theft of intellectual property and corporate espionage; fraud andchild pornography; and finally, the theft of high-tech hardware.

On the second day of the hearings, Sen. Maria Cantwell (D-WA) directlyasked Mr. Mueller about the FBI's high-tech investigative techniquesand the potentially invasive implications of systems such as Carnivoreand the FBI's "key logger" system (specifically referring to theScarfo case). Mr. Mueller stated that the FBI's newest technological"investigative tools" are "cutting edge" and "second to none." Hewent on to say that the "rapid advances" of these investigative toolshave led to "privacy concerns that we have to address." Stating thathe is "sensitive to the concerns relating to privacy," Mr. Muellernoted that he has "already had meetings with privacy groups"
concerning Carnivore and that he hopes that "technology overtakes thenecessity for using" such systems in the future.

Committee Chairman Patrick Leahy (D-VT) picked up where Sen. Cantwellleft off, questioning Mr. Mueller about the recent Supreme Courtdecision in Kyllo v. U.S., where the warrantless use of thermalimaging devices was found to violate the Fourth Amendment (see EPICAlert 8.11). Mr. Mueller said that this was an area where "lawenforcement needed guidance from the Supreme Court," although hepointed out that the Kyllo decision was "not a unanimous decision."
Mr. Mueller went on to say that regarding issues "where there is a lawenforcement tool, [and] there are privacy issues implicated . . . wedo have to look at each of those issues and be cognizant of theprivacy interests involved." The nominee said that in the future, hewould like to be "sit down and get the input from a number ofdifferent people with different concerns . . . [and be] responsive tothose concerns and do so without the necessity of perhaps going to acourt or a third party."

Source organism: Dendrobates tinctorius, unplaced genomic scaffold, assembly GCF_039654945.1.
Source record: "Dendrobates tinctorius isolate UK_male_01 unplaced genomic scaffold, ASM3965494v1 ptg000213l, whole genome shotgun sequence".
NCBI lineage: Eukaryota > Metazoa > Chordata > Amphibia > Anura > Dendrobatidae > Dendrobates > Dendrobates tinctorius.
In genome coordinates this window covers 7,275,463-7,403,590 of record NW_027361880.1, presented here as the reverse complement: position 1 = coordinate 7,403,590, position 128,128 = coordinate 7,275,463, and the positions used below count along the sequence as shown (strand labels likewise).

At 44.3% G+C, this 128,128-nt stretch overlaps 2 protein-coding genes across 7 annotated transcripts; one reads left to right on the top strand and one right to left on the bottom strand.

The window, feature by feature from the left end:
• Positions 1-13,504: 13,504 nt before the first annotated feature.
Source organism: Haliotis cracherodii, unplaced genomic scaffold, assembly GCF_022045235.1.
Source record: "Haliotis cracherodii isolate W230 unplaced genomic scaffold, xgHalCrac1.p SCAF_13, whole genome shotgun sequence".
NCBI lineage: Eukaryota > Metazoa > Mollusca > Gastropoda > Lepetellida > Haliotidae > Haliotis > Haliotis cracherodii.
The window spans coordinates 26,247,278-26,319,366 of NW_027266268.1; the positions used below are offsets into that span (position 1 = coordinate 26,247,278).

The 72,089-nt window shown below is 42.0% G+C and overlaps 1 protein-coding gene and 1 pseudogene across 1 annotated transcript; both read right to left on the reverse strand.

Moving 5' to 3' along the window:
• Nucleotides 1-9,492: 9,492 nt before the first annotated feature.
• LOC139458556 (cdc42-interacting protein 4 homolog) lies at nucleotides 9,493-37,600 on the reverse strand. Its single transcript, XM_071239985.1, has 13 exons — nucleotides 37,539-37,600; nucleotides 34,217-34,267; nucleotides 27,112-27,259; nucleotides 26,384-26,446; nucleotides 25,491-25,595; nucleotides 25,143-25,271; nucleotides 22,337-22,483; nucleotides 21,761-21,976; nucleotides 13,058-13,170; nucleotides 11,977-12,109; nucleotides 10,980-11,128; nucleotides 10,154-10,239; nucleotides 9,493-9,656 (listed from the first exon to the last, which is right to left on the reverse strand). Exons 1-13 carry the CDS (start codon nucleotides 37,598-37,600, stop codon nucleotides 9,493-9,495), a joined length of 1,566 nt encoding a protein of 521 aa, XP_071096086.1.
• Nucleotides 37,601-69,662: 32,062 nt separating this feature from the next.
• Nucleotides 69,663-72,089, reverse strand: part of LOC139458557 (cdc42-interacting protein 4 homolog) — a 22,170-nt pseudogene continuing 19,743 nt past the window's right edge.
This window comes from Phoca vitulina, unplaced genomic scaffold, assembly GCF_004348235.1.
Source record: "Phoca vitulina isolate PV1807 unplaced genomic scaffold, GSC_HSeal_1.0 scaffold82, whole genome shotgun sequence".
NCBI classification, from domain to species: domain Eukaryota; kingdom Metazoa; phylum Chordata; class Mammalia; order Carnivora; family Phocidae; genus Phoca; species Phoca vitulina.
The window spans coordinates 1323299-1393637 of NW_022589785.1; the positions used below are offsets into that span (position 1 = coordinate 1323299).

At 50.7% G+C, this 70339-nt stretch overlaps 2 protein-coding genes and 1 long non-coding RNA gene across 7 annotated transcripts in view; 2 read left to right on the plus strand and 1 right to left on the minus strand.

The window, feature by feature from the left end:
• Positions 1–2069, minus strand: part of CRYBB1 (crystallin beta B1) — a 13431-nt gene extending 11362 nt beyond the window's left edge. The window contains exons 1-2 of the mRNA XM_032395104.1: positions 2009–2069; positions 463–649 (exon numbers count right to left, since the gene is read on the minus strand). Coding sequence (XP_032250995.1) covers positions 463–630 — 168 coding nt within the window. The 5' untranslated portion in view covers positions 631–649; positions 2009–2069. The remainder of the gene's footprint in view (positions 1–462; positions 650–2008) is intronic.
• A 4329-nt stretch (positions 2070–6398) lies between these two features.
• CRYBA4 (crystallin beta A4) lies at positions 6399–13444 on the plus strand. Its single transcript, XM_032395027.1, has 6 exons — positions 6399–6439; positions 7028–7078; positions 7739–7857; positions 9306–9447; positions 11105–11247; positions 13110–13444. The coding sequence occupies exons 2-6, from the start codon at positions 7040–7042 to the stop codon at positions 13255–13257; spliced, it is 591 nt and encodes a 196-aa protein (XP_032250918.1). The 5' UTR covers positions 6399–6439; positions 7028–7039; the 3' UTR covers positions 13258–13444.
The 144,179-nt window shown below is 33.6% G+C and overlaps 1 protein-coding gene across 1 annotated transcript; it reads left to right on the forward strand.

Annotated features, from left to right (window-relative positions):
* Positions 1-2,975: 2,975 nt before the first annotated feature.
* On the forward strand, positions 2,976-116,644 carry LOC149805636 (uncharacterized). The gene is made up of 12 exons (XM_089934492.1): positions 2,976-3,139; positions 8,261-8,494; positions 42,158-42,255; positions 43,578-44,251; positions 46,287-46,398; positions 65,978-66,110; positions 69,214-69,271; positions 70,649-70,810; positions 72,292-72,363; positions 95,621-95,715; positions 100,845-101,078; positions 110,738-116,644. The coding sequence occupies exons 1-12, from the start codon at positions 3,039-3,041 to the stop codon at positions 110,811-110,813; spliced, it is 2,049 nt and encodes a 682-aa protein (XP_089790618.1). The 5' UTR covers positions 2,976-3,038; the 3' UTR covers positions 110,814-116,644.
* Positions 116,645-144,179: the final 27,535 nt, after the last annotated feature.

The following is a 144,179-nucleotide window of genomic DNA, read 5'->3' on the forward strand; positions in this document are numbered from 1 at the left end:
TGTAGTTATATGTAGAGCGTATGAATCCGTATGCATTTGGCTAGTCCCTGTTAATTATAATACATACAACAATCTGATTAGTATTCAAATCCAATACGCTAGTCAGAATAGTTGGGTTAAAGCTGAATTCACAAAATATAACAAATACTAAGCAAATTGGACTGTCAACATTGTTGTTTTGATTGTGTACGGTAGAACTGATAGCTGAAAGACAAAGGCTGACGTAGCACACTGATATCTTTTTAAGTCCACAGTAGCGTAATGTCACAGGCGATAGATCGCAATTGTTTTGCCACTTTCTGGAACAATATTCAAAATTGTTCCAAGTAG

EPIC's letter to the Senate Judiciary Committee is available at:

[5] Groups Petition Agencies to Improve Financial Privacy

EPIC and a coalition of consumer and civil liberties groups havepetitioned federal agencies to improve financial privacy protectionsunder the Gramm-Leach-Bliley Act (GLBA). The petition requests thatthe agencies begin a new rulemaking to ensure that consumers receiveclear and concise notice and convenient methods of opting-out ofinformation sharing.

In recent months, consumers received GLBA privacy notices thatcontained information describing the opt-out process. However, thenotices were often lengthy and difficult to read. Many employedlanguage rife with double-negatives and confusing sentence structure.
A study conducted by a readability expert concluded that most policieswere written at a third or fourth-year college reading level. As aresult of confusing privacy notices and the burden placed on consumersby opt-out mechanisms, the American Banking Association has estimatedthat less than one percent of consumers have opted-out under the GLBA.

In order to inform consumers fully of their rights and to encourageopting-out, the petition suggests specific language to clarify rightsand mechanisms that will facilitate opting out. EPIC will continue tofollow developments surrounding the GLBA and financial privacy, andadvocate the adoption of an opt-in standard for privacy.

Coalition Petition to Federal Agencies to Improve GLBA PrivacyRequirements:

[6] EPIC Bill-Track: New Bills in Congress


H.R.2215 21st Century Department of Justice AppropriationsAuthorization Act. To authorize appropriations for the Department ofJustice for fiscal year 2002, and for other purposes. Sponsor: RepSensenbrenner, F. James, Jr. (R-WI). Latest Major Action: 7/24/2001Referred to Senate committee: House Judiciary; Senate Judiciary

S.1215 Dpartments of Commerce, Justice, and State, the Judiciary, andRelated Agencies Appropriations Act, 2002. An original bill makingappropriations for the Departments of Commerce, Justice, and State,